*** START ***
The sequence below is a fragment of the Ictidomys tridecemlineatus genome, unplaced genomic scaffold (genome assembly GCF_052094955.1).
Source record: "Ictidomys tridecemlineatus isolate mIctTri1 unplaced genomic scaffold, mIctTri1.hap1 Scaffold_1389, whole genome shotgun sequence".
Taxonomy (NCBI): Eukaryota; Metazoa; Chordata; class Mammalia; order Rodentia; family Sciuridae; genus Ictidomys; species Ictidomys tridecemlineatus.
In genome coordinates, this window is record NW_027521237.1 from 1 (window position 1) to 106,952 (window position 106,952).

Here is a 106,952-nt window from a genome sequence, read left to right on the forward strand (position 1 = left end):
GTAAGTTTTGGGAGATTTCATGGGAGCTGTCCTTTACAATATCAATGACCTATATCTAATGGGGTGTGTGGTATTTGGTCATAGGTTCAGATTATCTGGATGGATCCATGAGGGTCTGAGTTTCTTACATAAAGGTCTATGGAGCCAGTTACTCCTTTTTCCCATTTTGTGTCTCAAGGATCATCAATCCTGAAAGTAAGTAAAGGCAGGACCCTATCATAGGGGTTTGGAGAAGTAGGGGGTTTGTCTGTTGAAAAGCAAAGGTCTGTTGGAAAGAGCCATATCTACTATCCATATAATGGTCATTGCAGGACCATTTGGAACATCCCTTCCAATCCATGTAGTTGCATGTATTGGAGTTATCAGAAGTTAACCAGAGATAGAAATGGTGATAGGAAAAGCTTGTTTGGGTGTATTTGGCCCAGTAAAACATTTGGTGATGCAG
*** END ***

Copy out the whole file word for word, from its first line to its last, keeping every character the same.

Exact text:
The sequence below is a fragment of the Ictidomys tridecemlineatus genome, unplaced genomic scaffold (genome assembly GCF_052094955.1).
Source record: "Ictidomys tridecemlineatus isolate mIctTri1 unplaced genomic scaffold, mIctTri1.hap1 Scaffold_1389, whole genome shotgun sequence".
Taxonomy (NCBI): Eukaryota; Metazoa; Chordata; class Mammalia; order Rodentia; family Sciuridae; genus Ictidomys; species Ictidomys tridecemlineatus.
In genome coordinates, this window is record NW_027521237.1 from 1 (window position 1) to 106,952 (window position 106,952).

Here is a 106,952-nt window from a genome sequence, read left to right on the forward strand (position 1 = left end):
GTAAGTTTTGGGAGATTTCATGGGAGCTGTCCTTTACAATATCAATGACCTATATCTAATGGGGTGTGTGGTATTTGGTCATAGGTTCAGATTATCTGGATGGATCCATGAGGGTCTGAGTTTCTTACATAAAGGTCTATGGAGCCAGTTACTCCTTTTTCCCATTTTGTGTCTCAAGGATCATCAATCCTGAAAGTAAGTAAAGGCAGGACCCTATCATAGGGGTTTGGAGAAGTAGGGGGTTTGTCTGTTGAAAAGCAAAGGTCTGTTGGAAAGAGCCATATCTACTATCCATATAATGGTCATTGCAGGACCATTTGGAACATCCCTTCCAATCCATGTAGTTGCATGTATTGGAGTTATCAGAAGTTAACCAGAGATAGAAATGGTGATAGGAAAAGCTTGTTTGGGTGTATTTGGCCCAGTAAAACATTTGGTGATGCAG